Driven by Skill, Assisted by Tech

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Sports connects the world.  We have experienced this time and again and more recently with the  Tokyo Paralympic Games.

With the pandemic looming large over the last two years, the sheer joy and relief that the Tokyo Paralympics brought to the world and to India has been palpable. This was reflected well in the Games motto for this year, ”Stronger Together and United by Emotion”. Sport unites us, brings us together in the grand celebration of the human spirit of resilience, excellence, persistence, courage and ability.

This becomes even more apparent in disability sport, as we have just seen in the historic performance by Team India at the Tokyo Paralympics. Engagement in sport transforms society’s perception towards people with disabilities and draws focus to their skills and capabilities, challenging the falsely held notions towards people with disabilities as liabilities.

With equitable opportunities, people with disabilities have consistently proven to be productive members of society. It is clear that the gap lies not in our will and capability, but in the opportunity and accessibility of mindset and built environment. As a disabled young woman, athlete and founder of Wheeling Happiness Foundation, a non-profit focused on empowering people with disabilities, I have seen the forward leaps in the lives of young people with disabilities when we make opportunities and mobility aides available to them in their desired fields; be it advocacy, fashion, education or sports.

Sports and assistive technology have a symbiotic positive relationship. Assistive technology can be simple and low-tech like an active wheelchair or basketballs and goal ball with jingles inside to enable visually impaired players. It could also be more complex technology around sport-specific designed wheelchairs, prosthetic advancements, and so on. Advancements in assistive technology continue as disability sports grows as a competitive discipline. Today, the Paralympic Games are the world’s third largest sporting event after the Olympics and FIFA. With these advancements, physical activity for people with disabilities is no longer limited to being viewed only as a rehabilitative or therapeutic tool. It is a world class competitive activity.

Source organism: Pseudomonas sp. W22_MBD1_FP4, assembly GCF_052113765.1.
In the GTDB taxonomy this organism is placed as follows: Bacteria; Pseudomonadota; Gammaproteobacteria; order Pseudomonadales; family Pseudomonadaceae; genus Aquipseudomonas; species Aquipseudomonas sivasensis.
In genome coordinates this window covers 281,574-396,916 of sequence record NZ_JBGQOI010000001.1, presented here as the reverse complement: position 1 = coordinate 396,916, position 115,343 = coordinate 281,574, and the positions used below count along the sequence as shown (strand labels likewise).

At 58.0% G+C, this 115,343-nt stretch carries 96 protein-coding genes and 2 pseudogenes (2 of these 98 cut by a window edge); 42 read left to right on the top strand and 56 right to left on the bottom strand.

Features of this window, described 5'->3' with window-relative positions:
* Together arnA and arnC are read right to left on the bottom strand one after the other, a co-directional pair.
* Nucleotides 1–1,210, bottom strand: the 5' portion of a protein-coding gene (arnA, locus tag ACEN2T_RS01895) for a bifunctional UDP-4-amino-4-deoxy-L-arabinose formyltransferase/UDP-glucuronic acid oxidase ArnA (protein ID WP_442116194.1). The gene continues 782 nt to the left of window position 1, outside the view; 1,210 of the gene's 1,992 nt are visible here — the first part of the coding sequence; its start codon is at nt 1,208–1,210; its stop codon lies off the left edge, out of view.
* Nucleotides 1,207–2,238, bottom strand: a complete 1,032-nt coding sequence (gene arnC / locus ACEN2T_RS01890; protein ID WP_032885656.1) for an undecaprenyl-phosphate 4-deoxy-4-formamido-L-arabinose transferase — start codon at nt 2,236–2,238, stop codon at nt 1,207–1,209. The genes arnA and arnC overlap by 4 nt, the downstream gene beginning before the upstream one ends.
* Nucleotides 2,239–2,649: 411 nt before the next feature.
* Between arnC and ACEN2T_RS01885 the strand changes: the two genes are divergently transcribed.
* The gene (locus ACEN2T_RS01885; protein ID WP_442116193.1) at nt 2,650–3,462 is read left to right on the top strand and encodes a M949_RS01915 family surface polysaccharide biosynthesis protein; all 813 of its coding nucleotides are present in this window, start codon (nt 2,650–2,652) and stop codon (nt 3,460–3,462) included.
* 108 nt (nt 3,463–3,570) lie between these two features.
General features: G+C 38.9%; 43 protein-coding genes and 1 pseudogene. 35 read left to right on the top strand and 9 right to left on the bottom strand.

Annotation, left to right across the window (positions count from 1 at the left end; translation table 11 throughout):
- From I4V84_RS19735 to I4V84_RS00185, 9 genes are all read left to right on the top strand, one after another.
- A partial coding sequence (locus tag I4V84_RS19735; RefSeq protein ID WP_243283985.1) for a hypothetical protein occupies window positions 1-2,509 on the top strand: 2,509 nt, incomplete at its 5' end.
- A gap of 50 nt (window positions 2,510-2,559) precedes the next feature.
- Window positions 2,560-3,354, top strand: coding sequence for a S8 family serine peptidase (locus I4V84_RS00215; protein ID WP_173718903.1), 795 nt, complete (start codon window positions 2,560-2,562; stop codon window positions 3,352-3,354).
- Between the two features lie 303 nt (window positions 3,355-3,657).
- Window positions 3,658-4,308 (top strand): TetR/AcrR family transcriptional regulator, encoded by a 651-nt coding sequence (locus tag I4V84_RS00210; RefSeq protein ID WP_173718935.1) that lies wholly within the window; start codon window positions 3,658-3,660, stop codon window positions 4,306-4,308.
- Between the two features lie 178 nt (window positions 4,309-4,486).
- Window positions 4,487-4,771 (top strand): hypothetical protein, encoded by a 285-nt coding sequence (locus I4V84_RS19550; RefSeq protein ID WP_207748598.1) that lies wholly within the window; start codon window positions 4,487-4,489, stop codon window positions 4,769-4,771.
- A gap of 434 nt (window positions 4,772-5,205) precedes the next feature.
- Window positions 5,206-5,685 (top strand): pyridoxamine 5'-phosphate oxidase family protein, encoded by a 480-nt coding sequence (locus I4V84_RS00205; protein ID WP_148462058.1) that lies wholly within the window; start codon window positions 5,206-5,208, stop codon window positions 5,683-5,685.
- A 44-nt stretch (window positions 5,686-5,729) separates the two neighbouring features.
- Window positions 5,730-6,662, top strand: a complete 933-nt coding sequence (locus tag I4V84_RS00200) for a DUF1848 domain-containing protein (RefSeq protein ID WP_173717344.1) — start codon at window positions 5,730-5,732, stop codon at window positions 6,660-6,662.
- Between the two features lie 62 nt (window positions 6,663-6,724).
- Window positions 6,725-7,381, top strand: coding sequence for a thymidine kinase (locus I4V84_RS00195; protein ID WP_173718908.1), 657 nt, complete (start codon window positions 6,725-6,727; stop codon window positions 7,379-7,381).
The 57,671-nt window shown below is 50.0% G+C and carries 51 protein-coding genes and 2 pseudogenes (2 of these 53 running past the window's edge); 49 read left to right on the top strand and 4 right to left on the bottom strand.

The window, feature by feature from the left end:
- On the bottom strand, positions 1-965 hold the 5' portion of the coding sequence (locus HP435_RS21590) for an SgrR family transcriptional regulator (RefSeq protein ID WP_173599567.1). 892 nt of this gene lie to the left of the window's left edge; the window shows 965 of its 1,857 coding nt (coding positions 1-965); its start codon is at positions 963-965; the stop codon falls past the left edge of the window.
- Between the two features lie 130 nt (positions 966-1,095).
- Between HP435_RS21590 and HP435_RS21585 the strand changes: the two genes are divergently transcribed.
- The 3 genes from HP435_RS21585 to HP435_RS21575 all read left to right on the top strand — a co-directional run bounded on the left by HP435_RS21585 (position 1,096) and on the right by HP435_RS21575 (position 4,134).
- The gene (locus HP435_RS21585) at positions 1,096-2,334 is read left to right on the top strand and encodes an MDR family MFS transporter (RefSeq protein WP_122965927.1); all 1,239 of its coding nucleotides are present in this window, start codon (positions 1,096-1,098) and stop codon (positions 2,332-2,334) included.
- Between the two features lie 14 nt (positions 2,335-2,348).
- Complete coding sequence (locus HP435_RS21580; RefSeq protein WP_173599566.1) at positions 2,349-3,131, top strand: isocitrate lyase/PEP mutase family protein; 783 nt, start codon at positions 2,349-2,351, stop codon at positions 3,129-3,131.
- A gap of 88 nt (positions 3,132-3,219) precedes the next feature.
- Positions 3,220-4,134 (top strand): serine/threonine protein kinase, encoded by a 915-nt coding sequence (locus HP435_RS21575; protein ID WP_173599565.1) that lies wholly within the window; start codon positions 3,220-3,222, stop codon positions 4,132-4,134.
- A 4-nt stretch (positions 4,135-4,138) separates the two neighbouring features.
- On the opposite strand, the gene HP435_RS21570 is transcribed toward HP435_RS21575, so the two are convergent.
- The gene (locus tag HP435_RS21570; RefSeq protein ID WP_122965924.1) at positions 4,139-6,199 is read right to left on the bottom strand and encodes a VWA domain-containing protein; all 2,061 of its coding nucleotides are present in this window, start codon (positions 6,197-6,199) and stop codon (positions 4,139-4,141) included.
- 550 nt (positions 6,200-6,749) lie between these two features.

Since the Rio Paralympic Games in 2016, Indians have begun to recognise para-sports more than ever before. The last five years of sustained attention has brought us grand, historic results from Tokyo! The role of proper and well-researched use of top-quality assistive technology is apparent for all to see in the stellar results of Team India’s performance. World Record making Gold Medalist Sumit uses 3 different types of prosthetic legs across daily life, practice and competition; Bhavinaben used a Table Tennis robot to train for a myriad of strokes and became the first Indian to win a Table Tennis medal at the Games; the wonder-girl double-medalist Avani Lekhara availed computer-aided precision training at home while the pandemic had shut down shooting ranges.

These are only a very few examples of how assistive technology has enabled sports to grow, coupled with the right knowledge and training of experts and coaches as well as the sheer grit and determination of the athletes. Beyond running blades and prosthetics, we also see implements like racing wheelchairs; specifically designed basketball and badminton wheelchairs; specified ‘throw frames’ used by athletes to perform seated throws; adapted release braces in archery that allow archers to shoot with their feet, and so many more. There is in fact a unique game in the Paralympics called the Club Throw for athletes with severe spinal cord injuries resulting in impairment in lower and upper limbs including very limited use of digits (fingers). The Club is a light weight wooden object along with the use of glue to enable athletes to grip the Club before the throw. It may be considered parallel to the hammer throw in the Olympics.

According to the International Paralympic Committee, ‘assistive tech is any tech that gives people with disabilities more independence. Assistive tech can improve access to any part of life where disabled people face barriers, from eating to travel, sport to work.’

Assistive technology in sport, as in life, gives people with disabilities a level playing field, allows for the spotlight to shine on our capabilities, and gives us mobility and freedom. Here is hoping and believing that the day is not far when, whether it is the field of play, recreation, sport or daily life; it is a fundamental right accessible by all to keep up with the advances in assistive technology and embracing all that it offers.

Devika Malik
Devika Malik

Devika Malik is the Co-Founder of Wheeling Happiness Foundation
(The author is a Forbes 30 under 30 honouree & National Youth Award winner.)

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